fredag 12 september 2014

Weight lifting - my way

I lift weights 4 times a week. Most sessions usually last less than an hour, but sometimes, maybe once a week, I train a little longer, mostly due to more rest between sets and exercises. I don't do any cardio, unless you count my warm-up of 5 minutes on a tread mill.

My aim is to train as little as possible, while still getting a little stronger every year. I have focused on strength the last five years but have started to think about maximizing muscle mass instead, going forward.

Currently, I work out on Mondays, Tuesdays, Thursdays and Saturdays, with the following "split":
  • Benchpress, Pendlay rows, Biceps curls
  • Squat, Overhead press, Chins, Abs, (Deadlift)
  • Deadlift, Biceps curls, Dips, Abs
  • Benchpress, Back, Biceps, Cleans, (Deadlift)
It's not really a split, since I try to stimulate the entire body on every session, even if there is a natural focus on one part of the body per session, depending on which main, heavy, compound exercise that particular workout is built around.

My bench routine consists of approximately 3-5 warm-up sets and 3-5 work sets. Mondays are my "real" bench days and Saturdays just complementary. On Mondays I typically do 3x5 or 5x5 or 4x3 or 3x4 and sometimes 3x3 or 4x4 or something similar, as heavy as I can, to positive failure (not being able to do one more rep). Even if I don't do 5x5, I tend to call this "5x5" for short.

On Saturdays I try to vary my bench (any kind of variation seems to be better than just sticking to the same routine everytime, unless you manage to increase the weight):

  • Speedwork (as fast reps [concentric, up, phase] as possible, with good form, and short rests; 30-60 seconds) at 65-80% of my 1RM, sometimes as much as 8x5, 8x4, 6x3 and sometimes just 4x3 or even 4x2.
  • Heavy (85-95% of 1RM): 3x3, 2x2, micro reps or static hold >1RM (for mechanical stress and micro damage)
  • Stop sets: stop/pause at the bottom and/or part-way up or down (variation and weak "sticking points")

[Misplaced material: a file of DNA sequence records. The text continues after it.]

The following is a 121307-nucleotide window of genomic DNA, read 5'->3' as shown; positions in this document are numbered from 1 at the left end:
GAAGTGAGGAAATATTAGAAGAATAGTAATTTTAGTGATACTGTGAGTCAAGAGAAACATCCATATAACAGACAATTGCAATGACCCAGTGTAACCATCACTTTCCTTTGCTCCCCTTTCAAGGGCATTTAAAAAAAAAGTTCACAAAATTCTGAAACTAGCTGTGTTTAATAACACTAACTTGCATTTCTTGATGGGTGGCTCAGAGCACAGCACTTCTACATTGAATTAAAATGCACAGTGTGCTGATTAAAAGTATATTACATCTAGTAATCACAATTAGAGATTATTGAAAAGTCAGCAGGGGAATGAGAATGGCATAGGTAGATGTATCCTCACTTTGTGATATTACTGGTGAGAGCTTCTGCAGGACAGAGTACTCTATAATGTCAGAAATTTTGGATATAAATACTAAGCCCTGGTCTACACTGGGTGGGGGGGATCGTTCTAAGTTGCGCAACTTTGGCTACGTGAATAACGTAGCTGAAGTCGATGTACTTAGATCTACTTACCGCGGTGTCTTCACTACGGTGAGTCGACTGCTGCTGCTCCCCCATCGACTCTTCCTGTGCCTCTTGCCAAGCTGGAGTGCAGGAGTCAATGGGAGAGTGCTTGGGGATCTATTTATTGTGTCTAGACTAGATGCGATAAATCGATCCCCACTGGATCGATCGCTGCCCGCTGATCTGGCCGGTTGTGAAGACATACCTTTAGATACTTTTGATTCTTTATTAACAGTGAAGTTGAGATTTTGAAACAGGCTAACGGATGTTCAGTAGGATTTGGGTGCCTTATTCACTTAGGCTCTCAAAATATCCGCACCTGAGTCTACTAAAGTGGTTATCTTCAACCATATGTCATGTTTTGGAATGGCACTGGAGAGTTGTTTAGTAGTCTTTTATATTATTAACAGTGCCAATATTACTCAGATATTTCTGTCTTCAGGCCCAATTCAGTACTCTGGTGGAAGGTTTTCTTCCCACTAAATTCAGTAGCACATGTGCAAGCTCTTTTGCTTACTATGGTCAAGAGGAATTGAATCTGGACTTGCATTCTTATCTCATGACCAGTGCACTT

• Prolonged excentric (down) phase (micro damage)
My biceps routine is based on weighted chin-ups and biceps curls. I do chin-ups once a week, always 3 sets to failure and aim for around 20 reps in total, before I increase the weight. I also do biceps curls 2-3 times a week (I've tried less and I've tried more, albeit this is in the upper end of my historical range).

  • On Mondays and Thursdays I usually do 5 sets of 5-15 reps (to failure) with fairly short resting time (60 seconds). This is to cause metabolic stress, which should make the muscles fuller when they try to store more fuel for the next time.
  • On Saturdays I have just begun to try heavier sets with longer resting time. I'm aiming for something like 4x4, including some cheating and focus on the excentric [down, negative] phase. This is to cause mechanical stress as well as micro damage. The latter is said to stimulate satellite cells create new muscle cells.

Deadlifts have proven hard to master for me. Sometimes I think I've got it, like just doing one heavy 1x5 per week. Other times that doesn't work at all, and I try applying the Russian Squat Routine for Deadlifts, deadlifting three times a week. Right now, I am trying this:

  • Thursdays, main deadlift session: "5x5", i.e., sometimes 3x4, 4x3, 3x5, 4x4 or similar and sometimes the full 5x5, as heavy as possible, positive failure, sometimes actual failure